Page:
The audit of patient access information is the third released by the VA in the past month as the agency responds to a national outcry over reports of patient deaths and treatment delays at VA facilities across the country. Audits of 731 VA hospitals and clinics also were released June 9 and June 19.
As of June 15, about 46,000 veterans waited at least 90 days for their first VA medical appointments, the agency said. That’s down from 57,000 who waited more than 90 days as of May 15.
An additional 7,000 veterans had never gotten an appointment for VA care, despite seeking one over the past decade, the VA said. That’s down from about 64,000 veterans who did not get appointments as of May 15.
Despite the improvements, Gibson said veterans in many communities still are waiting too long to receive needed care. The VA provides health care to nearly 9 million enrolled veterans.
"There is more work to be done," Gibson said Thursday. "We must restore the public’s trust in VA, but more importantly, we must restore the trust of our veterans who depend on us for care."
A veteran died this week after collapsing in an Albuquerque, New Mexico, veterans hospital cafeteria. The man waited 30 minutes for an ambulance, officials said Thursday.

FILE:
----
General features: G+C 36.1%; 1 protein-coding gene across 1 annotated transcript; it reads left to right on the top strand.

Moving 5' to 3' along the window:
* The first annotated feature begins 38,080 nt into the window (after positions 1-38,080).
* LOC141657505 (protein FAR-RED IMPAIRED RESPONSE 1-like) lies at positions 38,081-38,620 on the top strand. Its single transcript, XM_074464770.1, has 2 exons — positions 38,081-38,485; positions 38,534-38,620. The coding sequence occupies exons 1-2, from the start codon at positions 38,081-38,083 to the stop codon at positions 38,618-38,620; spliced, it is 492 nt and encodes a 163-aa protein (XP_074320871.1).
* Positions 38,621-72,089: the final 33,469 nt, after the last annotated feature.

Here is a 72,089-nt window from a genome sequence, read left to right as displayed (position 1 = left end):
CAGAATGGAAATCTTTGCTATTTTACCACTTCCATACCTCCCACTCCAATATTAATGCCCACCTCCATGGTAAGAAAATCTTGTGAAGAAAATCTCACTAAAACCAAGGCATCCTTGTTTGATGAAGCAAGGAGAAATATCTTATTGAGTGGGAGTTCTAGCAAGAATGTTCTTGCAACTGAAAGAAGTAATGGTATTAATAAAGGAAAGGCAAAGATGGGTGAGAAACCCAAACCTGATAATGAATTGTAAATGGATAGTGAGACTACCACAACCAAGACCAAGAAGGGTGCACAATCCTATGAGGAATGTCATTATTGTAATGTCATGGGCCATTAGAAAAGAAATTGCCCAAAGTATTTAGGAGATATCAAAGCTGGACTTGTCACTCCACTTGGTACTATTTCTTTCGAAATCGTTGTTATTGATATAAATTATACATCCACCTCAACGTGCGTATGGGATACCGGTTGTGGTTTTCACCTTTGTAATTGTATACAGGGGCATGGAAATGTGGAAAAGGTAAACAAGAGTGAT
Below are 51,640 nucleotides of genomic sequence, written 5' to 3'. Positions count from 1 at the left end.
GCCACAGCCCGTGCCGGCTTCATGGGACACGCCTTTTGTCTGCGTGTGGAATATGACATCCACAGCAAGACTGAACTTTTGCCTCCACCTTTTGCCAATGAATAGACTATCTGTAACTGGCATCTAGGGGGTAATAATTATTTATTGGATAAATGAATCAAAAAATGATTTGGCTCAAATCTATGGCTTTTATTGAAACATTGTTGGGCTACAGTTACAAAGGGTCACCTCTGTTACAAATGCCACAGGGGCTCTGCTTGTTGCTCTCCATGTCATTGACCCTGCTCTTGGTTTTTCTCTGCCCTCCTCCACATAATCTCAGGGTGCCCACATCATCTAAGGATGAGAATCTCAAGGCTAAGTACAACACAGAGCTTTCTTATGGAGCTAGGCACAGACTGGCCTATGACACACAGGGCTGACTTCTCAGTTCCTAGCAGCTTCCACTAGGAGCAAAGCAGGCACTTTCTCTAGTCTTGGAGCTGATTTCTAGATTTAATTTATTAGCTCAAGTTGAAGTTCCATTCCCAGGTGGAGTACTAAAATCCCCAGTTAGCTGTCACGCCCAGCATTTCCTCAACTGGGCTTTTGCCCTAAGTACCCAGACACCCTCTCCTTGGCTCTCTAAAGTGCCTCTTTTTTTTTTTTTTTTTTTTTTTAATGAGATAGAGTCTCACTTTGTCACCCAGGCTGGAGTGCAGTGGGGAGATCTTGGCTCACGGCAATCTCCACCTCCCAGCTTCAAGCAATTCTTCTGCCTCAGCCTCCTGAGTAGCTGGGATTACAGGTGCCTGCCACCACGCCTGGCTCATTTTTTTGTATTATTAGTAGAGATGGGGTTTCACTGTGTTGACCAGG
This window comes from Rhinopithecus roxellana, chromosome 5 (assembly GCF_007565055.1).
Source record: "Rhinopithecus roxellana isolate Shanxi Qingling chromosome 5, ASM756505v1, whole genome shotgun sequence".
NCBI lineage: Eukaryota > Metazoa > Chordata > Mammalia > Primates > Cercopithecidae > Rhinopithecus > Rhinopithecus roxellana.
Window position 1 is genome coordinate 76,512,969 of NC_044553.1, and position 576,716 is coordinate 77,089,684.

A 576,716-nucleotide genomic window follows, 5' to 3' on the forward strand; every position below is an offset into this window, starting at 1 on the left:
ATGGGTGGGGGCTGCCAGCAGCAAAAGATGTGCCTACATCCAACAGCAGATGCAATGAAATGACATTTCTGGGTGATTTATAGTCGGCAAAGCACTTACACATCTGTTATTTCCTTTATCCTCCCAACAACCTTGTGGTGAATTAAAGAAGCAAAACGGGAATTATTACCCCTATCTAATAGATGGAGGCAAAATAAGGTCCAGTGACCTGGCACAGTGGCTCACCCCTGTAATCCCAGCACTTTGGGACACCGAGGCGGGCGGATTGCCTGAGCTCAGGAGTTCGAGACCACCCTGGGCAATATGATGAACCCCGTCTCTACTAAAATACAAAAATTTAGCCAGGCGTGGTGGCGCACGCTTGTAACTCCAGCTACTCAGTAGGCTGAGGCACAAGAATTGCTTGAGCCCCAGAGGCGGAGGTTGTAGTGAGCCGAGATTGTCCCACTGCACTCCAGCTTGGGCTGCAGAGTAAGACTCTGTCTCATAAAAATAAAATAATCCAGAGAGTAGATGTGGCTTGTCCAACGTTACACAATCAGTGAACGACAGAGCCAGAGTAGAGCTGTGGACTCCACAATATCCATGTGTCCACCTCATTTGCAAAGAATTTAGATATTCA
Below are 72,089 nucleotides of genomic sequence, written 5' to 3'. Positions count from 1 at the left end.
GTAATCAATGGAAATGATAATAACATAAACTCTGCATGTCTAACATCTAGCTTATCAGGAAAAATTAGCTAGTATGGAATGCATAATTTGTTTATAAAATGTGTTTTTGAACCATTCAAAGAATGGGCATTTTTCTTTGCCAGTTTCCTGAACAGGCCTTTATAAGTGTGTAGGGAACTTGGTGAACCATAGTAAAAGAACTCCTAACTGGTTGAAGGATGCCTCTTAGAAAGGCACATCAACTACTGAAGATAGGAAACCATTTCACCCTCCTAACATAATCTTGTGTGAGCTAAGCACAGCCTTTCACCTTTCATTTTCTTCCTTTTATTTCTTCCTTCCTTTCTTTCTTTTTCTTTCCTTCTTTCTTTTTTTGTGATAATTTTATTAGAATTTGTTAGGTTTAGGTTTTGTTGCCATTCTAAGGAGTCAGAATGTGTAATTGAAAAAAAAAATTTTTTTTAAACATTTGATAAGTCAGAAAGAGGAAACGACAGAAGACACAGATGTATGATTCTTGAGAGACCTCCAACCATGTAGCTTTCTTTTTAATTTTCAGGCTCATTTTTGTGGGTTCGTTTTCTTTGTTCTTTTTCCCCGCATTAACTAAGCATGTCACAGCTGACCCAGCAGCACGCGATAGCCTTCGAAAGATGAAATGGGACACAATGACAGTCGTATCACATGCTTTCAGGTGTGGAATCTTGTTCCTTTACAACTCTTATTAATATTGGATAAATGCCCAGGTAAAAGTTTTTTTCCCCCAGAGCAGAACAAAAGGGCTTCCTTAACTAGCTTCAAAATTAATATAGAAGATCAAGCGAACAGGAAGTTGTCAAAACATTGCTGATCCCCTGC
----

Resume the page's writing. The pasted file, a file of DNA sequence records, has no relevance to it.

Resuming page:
Habitable planet isn’t planet
WASHINGTON (AP) -- A new study says a planet outside our solar system thought to be in the so-called Goldilocks zone is not even a real planet, but a cosmic masquerade.
Four years ago, scientists proclaimed they found what could be the first planet outside our solar system in the habitable zone around its star -- not too hot and not too cold for life. Now, other researchers have shown that what was found, Gliese 581 g, wasn’t a planet.
Pennsylvania State University astronomer Paul Robertson said in a study published Thursday by the journal Science that what astronomers thought were two planets there turned out to be just magnetic outbursts from the local star. Three outside experts agreed.
There are still about 20 other planets in the habitable Goldilocks zone.
How strong is that summer drink? Plugging recipe into NIH cocktail calculator may surprise you